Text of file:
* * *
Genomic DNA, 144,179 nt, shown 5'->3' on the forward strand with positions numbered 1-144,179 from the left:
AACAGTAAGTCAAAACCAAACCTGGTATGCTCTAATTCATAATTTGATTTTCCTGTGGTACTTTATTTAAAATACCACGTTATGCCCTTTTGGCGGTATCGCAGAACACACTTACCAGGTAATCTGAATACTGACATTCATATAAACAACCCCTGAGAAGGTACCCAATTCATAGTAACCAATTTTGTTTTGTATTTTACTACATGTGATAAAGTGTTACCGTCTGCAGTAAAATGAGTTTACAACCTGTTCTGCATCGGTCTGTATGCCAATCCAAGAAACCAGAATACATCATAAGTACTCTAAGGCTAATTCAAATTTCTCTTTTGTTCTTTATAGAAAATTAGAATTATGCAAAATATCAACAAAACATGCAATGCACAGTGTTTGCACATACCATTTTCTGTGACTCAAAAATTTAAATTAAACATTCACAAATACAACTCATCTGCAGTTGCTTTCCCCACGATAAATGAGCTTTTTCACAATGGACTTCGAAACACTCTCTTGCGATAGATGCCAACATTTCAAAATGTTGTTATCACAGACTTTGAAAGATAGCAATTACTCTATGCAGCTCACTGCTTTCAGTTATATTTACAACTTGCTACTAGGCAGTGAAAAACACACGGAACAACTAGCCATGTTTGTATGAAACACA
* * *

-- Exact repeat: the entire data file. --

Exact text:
Genomic DNA, 144,179 nt, shown 5'->3' on the forward strand with positions numbered 1-144,179 from the left:
AACAGTAAGTCAAAACCAAACCTGGTATGCTCTAATTCATAATTTGATTTTCCTGTGGTACTTTATTTAAAATACCACGTTATGCCCTTTTGGCGGTATCGCAGAACACACTTACCAGGTAATCTGAATACTGACATTCATATAAACAACCCCTGAGAAGGTACCCAATTCATAGTAACCAATTTTGTTTTGTATTTTACTACATGTGATAAAGTGTTACCGTCTGCAGTAAAATGAGTTTACAACCTGTTCTGCATCGGTCTGTATGCCAATCCAAGAAACCAGAATACATCATAAGTACTCTAAGGCTAATTCAAATTTCTCTTTTGTTCTTTATAGAAAATTAGAATTATGCAAAATATCAACAAAACATGCAATGCACAGTGTTTGCACATACCATTTTCTGTGACTCAAAAATTTAAATTAAACATTCACAAATACAACTCATCTGCAGTTGCTTTCCCCACGATAAATGAGCTTTTTCACAATGGACTTCGAAACACTCTCTTGCGATAGATGCCAACATTTCAAAATGTTGTTATCACAGACTTTGAAAGATAGCAATTACTCTATGCAGCTCACTGCTTTCAGTTATATTTACAACTTGCTACTAGGCAGTGAAAAACACACGGAACAACTAGCCATGTTTGTATGAAACACA